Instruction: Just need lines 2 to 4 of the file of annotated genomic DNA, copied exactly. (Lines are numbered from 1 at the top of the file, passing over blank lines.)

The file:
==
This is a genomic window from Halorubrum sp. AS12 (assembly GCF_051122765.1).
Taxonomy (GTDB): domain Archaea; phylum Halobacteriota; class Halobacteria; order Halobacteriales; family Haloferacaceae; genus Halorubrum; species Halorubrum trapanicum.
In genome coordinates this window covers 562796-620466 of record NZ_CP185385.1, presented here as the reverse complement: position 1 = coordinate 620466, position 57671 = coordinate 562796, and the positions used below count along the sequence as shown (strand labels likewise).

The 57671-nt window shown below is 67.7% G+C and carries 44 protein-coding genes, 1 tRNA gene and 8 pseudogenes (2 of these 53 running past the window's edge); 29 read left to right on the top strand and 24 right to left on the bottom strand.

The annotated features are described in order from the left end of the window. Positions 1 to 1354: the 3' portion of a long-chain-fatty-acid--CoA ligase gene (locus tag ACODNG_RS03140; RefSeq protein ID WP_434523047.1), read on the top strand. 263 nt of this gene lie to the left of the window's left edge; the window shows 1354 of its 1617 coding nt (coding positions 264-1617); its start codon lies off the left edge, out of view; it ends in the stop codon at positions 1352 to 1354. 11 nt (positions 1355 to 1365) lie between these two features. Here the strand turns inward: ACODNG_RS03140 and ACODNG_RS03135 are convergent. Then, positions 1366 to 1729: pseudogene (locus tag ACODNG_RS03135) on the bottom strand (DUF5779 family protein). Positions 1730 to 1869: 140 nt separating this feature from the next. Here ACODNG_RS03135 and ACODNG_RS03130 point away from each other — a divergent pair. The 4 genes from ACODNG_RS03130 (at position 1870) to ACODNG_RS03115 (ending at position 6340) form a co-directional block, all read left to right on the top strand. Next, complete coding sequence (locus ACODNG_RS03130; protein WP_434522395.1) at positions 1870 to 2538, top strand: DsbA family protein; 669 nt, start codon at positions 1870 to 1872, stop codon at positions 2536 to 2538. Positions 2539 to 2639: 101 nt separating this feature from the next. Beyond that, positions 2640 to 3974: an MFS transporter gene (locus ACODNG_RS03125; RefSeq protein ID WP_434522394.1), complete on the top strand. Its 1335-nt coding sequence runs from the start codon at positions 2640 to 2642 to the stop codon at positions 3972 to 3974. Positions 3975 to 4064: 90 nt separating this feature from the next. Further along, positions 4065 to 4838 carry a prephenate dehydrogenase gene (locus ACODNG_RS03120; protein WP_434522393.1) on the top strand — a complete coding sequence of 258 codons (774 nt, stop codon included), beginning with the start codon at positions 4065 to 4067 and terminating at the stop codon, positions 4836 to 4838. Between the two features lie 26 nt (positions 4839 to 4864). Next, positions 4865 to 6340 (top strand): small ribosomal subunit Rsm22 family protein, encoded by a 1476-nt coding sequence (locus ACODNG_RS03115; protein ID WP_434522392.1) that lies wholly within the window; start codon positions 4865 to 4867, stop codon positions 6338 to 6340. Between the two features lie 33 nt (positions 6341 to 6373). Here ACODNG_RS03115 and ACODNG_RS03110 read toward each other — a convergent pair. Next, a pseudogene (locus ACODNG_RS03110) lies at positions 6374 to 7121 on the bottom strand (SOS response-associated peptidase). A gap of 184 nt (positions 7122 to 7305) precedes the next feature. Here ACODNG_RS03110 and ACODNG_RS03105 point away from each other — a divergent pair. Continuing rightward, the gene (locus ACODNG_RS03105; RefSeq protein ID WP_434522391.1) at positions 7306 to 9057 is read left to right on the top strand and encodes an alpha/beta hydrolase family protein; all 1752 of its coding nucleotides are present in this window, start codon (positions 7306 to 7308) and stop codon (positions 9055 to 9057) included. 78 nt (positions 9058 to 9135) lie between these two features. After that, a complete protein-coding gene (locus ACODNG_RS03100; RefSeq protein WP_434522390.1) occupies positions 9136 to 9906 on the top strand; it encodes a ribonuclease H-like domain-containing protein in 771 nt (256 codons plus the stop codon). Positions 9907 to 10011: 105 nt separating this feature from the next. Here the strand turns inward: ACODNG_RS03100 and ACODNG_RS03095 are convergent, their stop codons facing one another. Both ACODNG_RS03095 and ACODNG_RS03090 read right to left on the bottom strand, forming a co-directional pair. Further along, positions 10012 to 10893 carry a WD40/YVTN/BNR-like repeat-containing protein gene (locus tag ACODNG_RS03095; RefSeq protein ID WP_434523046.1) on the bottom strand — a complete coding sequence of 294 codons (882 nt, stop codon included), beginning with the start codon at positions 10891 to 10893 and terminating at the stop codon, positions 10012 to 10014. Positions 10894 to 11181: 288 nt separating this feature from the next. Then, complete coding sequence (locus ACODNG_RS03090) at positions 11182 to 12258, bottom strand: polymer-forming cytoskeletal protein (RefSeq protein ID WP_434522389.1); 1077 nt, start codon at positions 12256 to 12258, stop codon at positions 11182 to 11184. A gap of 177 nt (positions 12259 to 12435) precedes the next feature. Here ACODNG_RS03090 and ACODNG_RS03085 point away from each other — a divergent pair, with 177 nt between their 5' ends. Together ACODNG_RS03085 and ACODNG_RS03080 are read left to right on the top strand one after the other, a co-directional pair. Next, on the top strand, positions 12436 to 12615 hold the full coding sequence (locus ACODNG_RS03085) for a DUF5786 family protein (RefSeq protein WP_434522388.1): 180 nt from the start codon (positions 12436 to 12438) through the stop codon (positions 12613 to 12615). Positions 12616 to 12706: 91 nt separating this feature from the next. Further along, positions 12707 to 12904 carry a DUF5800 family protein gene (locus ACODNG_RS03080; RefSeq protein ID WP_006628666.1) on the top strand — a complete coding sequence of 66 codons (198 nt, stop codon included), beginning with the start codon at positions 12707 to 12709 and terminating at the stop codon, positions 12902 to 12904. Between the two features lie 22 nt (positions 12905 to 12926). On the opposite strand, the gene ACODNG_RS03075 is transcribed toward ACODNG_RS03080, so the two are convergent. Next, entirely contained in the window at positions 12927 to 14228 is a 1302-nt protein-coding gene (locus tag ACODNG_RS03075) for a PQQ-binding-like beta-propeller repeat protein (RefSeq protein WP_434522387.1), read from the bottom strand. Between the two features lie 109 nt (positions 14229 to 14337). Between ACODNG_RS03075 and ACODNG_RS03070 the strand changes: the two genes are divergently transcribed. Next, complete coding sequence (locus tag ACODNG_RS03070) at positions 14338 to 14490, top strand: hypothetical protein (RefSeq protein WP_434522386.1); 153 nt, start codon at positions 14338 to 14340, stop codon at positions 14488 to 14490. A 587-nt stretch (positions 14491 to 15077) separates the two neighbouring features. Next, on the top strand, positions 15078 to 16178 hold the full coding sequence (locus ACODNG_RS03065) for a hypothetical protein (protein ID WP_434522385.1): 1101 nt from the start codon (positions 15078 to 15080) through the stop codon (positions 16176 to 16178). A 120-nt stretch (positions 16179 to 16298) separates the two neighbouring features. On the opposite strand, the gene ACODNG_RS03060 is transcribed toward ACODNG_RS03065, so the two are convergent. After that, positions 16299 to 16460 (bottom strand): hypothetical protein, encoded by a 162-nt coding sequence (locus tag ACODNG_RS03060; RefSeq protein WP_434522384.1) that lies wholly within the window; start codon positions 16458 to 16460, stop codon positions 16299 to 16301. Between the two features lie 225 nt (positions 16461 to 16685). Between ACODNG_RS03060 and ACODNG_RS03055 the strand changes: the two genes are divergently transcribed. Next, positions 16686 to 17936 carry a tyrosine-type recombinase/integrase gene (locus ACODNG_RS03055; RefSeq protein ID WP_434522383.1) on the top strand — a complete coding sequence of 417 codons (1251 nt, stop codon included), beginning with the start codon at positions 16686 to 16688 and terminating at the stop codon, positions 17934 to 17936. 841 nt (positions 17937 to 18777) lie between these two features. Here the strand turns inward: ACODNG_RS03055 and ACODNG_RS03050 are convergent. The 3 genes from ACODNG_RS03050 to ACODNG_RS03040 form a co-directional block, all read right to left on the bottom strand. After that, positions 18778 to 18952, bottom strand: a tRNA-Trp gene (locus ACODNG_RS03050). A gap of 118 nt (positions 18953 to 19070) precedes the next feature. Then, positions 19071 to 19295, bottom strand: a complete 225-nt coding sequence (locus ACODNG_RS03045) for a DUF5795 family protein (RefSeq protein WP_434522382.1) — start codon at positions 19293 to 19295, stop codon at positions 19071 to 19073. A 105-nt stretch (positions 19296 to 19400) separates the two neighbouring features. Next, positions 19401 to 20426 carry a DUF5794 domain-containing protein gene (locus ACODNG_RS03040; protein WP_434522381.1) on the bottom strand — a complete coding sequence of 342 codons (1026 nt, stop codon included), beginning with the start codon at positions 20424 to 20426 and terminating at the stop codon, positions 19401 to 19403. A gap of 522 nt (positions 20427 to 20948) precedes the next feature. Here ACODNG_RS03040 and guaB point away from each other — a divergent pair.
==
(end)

Taxonomy (GTDB): domain Archaea; phylum Halobacteriota; class Halobacteria; order Halobacteriales; family Haloferacaceae; genus Halorubrum; species Halorubrum trapanicum.
In genome coordinates this window covers 562796-620466 of record NZ_CP185385.1, presented here as the reverse complement: position 1 = coordinate 620466, position 57671 = coordinate 562796, and the positions used below count along the sequence as shown (strand labels likewise).

The 57671-nt window shown below is 67.7% G+C and carries 44 protein-coding genes, 1 tRNA gene and 8 pseudogenes (2 of these 53 running past the window's edge); 29 read left to right on the top strand and 24 right to left on the bottom strand.